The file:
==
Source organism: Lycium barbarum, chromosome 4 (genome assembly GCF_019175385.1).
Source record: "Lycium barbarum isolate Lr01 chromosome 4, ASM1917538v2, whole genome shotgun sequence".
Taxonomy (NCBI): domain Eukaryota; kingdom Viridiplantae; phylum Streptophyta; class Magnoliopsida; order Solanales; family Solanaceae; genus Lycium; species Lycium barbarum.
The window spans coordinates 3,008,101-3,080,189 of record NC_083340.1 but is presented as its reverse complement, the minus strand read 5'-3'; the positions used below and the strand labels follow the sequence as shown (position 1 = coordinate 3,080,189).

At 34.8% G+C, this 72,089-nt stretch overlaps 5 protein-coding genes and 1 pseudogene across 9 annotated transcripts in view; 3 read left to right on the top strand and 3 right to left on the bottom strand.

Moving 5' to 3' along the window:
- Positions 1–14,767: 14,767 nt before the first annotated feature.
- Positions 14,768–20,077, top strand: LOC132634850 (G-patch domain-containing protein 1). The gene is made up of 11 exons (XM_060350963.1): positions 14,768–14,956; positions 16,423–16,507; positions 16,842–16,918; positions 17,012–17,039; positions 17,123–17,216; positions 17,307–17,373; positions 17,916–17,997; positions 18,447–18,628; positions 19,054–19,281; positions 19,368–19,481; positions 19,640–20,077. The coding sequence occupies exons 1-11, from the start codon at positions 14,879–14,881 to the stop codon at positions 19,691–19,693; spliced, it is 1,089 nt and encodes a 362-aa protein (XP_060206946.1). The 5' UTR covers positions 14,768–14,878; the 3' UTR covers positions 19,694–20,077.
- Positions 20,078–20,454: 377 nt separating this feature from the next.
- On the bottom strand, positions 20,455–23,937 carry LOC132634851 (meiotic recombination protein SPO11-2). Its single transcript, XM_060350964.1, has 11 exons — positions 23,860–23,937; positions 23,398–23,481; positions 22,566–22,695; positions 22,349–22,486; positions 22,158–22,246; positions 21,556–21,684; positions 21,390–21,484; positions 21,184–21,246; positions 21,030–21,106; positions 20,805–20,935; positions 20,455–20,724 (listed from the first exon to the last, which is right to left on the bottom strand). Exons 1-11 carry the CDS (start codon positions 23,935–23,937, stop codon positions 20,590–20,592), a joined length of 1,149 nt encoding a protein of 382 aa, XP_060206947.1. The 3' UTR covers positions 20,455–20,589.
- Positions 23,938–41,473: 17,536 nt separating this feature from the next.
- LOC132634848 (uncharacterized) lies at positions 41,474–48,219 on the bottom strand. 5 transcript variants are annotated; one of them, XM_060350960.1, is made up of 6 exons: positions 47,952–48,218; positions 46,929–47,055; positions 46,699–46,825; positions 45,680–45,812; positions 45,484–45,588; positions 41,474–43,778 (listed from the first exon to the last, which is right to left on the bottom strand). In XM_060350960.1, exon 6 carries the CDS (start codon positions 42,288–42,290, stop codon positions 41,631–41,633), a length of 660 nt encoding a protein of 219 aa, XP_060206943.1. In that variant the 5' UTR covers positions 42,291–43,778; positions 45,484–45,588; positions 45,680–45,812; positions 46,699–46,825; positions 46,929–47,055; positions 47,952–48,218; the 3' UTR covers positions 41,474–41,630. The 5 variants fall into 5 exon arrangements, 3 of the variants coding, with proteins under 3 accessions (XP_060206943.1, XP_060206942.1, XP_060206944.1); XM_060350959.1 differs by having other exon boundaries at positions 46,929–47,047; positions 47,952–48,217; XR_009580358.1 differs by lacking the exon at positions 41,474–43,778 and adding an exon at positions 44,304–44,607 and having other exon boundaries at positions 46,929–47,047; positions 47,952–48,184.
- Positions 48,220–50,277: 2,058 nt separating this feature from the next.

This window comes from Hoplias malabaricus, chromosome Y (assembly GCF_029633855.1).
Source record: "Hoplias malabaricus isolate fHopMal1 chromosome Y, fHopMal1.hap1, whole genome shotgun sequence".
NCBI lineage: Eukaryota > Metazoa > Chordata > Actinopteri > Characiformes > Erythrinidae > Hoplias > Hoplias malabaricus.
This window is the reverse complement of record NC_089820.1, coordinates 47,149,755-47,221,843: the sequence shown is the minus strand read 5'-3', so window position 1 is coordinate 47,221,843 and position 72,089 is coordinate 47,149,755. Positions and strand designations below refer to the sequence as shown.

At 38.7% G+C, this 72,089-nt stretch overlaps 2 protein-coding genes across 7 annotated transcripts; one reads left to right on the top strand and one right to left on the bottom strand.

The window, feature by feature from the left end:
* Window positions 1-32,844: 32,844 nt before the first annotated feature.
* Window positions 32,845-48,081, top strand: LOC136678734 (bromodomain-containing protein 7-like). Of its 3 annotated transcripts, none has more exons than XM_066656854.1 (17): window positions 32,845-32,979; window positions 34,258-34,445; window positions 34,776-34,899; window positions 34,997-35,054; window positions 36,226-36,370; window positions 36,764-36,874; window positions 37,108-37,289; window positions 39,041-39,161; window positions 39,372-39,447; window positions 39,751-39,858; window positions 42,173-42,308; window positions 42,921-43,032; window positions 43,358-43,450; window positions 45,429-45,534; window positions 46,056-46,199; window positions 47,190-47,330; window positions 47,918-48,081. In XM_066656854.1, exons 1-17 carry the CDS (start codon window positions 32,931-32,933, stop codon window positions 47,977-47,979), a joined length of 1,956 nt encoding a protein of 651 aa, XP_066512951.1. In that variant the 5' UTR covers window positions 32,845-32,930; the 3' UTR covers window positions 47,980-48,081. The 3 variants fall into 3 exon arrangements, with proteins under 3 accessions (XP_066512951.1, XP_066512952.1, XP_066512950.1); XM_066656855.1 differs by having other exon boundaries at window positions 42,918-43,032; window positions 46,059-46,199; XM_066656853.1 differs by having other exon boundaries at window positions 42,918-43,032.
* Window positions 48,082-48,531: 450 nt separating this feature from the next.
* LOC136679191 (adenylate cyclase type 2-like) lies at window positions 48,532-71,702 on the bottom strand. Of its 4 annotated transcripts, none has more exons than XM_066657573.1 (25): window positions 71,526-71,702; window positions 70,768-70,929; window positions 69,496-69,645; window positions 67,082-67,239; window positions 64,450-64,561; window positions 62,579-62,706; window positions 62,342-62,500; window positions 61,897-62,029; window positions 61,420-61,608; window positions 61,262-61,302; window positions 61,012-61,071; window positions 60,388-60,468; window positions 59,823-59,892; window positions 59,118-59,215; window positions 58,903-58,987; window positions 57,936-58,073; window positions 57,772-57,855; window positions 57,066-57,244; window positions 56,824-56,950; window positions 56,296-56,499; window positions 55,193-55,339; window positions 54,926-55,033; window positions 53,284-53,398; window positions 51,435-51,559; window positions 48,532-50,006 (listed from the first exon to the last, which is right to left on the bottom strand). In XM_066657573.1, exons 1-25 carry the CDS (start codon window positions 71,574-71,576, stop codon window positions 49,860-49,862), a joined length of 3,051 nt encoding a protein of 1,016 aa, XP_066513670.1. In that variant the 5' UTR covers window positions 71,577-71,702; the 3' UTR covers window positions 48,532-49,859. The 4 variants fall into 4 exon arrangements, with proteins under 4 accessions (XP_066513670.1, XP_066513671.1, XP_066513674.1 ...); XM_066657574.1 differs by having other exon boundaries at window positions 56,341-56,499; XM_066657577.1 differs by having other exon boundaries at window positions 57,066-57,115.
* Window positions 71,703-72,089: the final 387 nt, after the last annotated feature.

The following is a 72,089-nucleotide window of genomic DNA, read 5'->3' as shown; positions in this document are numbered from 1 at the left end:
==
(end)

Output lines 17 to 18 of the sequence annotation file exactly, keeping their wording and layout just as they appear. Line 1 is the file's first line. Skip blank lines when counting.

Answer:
This window is the reverse complement of record NC_089820.1, coordinates 47,149,755-47,221,843: the sequence shown is the minus strand read 5'-3', so window position 1 is coordinate 47,221,843 and position 72,089 is coordinate 47,149,755. Positions and strand designations below refer to the sequence as shown.

At 38.7% G+C, this 72,089-nt stretch overlaps 2 protein-coding genes across 7 annotated transcripts; one reads left to right on the top strand and one right to left on the bottom strand.